I love hot toddies. They're delicious, and thanks to their occasional use as a remedy for the common cold, I believe they're also good for me. There's only so much you can do with the classic toddy, though: Aside from adjusting honey/water/lemon ratios, or tossing in the odd clove or cinnamon stick, a hot toddy made with whiskey is going to taste pretty much the same no matter where you order it. Or so I thought.
TeaZone, an upscale tea store and café in the Pearl, has recently opened a small "marTEAni" lounge (get it?), which features an assortment of cocktails made with tea. The tiny lounge is tucked behind the café, and stocked with an unusual array of infused liquors and unusual mixers (like Yerba Mate sour and Thai-like tequila).
The first drink I tried was the Yunnan Toddy, a toddy made with Pu-erh tea instead of hot water, giving the drink a bracing earthiness. This would be excellent chilled as well: I could keep a pitcher of it in the fridge and drink it all summer long.
An equally tasty drink, though sweeter, is the abysmally named—oh, god, it makes me cringe just to write the words—"Chitty Chitty Chai Chai." If you can spit the name out (or better yet, just point to the menu), you'll be rewarded for your trouble with a delightful concoction reminiscent of a sugar cookie: milky chai stiffened up with amaretto and Tuaca.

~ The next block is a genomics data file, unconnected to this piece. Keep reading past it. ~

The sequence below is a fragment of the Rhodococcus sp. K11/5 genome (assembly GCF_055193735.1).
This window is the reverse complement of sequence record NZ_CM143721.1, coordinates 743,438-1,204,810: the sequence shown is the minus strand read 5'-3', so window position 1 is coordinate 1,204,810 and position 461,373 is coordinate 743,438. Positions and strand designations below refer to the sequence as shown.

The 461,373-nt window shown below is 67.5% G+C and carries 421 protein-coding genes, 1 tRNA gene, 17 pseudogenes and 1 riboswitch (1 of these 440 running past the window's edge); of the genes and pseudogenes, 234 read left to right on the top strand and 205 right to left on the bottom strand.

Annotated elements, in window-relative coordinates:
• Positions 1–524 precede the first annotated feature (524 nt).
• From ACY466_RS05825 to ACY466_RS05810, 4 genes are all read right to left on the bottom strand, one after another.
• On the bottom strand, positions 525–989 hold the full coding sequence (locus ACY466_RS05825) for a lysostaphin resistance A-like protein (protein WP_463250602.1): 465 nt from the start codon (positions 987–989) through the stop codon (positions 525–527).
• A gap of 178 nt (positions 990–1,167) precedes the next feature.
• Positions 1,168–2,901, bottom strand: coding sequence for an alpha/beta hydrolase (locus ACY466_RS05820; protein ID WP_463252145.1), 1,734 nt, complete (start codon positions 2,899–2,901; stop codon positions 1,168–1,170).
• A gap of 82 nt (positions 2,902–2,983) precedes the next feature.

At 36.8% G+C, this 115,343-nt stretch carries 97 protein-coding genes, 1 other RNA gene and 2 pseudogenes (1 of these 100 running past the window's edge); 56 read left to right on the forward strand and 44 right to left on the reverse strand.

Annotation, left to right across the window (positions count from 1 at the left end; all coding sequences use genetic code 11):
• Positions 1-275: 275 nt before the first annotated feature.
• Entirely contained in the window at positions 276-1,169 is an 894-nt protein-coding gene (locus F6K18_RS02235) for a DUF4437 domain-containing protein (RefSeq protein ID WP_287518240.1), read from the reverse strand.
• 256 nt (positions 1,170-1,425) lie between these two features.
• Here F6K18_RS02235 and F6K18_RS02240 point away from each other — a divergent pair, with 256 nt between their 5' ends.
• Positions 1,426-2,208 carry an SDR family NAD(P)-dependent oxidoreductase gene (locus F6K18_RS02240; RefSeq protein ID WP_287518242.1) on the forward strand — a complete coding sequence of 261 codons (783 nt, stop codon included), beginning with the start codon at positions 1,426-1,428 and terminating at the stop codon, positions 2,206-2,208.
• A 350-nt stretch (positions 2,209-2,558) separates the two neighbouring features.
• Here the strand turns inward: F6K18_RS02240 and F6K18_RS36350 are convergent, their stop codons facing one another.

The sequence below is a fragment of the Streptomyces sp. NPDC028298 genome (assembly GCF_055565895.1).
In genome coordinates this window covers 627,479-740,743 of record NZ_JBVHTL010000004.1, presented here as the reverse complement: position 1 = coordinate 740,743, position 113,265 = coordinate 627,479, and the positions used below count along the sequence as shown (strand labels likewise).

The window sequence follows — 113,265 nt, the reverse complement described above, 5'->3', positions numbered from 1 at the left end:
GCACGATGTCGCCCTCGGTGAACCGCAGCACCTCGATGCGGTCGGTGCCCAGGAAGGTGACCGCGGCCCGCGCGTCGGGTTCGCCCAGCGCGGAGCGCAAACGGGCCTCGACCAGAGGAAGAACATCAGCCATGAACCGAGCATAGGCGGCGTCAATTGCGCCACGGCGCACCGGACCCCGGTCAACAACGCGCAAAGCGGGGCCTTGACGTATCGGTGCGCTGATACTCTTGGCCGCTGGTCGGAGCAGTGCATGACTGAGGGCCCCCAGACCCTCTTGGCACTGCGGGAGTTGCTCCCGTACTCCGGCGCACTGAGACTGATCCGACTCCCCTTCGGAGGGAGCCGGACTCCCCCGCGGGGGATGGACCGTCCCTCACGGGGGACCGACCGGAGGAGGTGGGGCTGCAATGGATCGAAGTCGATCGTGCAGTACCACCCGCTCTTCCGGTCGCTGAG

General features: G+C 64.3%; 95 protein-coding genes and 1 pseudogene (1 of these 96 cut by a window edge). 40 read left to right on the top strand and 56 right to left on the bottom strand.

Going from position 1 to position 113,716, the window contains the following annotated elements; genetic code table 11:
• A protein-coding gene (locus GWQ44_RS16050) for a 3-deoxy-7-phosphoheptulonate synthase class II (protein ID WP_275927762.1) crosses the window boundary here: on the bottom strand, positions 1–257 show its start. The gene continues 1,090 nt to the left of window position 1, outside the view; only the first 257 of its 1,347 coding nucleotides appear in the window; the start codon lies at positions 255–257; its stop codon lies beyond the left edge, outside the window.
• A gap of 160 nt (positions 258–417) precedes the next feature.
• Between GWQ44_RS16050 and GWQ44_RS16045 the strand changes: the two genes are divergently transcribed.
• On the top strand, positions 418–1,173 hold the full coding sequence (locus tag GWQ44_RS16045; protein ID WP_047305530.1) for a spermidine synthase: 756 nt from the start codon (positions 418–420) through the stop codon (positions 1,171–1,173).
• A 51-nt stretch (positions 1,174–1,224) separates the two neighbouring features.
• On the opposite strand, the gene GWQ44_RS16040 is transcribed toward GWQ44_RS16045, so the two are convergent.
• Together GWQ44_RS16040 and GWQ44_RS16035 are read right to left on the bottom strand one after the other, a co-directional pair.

I was less enchanted by the Jade Emperor, which blends Momokawa Sake, green tea liqueur, and powdered Genmaicha (a combination of green tea and brown rice). To my taste, the sweetened green tea and sake made for a cloying, off-balance combination.
The Camellia Lounge is certainly a worthwhile destination for exotic cocktails. Their tea-infused concoctions will make you feel like you're doing your body a favor by drinking, which is the best kind of lie. And while their menu is projected to undergo some changes soon, I hope they keep the Dragon Chips—a huge, gooey plate of kettle chips topped with two kinds of cheese, chicken, and buffalo wing sauce. My heart rate gets sluggish just thinking about them. Most of the other menu items are a little more elegant, though—chewy mussels dressed with a tomato and garlic tapenade and arranged prettily on the plate, or a platter of Greek-inspired finger foods including stuffed olives, white beans, and pita.
Ambiance-wise, the Camellia has an inadvertent kitsch component. My date one night made the very apt comparison to a college girl's dorm room, while I was reminded more of an airport bar: both places in which Christmas lights and "flair" are used to disguise the underlying institutional quality of the space. The tiny bar is a nice place to sit; that way you have a view of liquor bottles instead of the glittery snowflake decorations hanging in the main lounge that I can only hope are seasonal.
If the Camellia Lounge has aesthetic issues, it's not a deal breaker. I'll still keep this place in mind the next time I'm in the 'hood, as a cozy spot to grab an invigorating—nay, a healing hot toddy.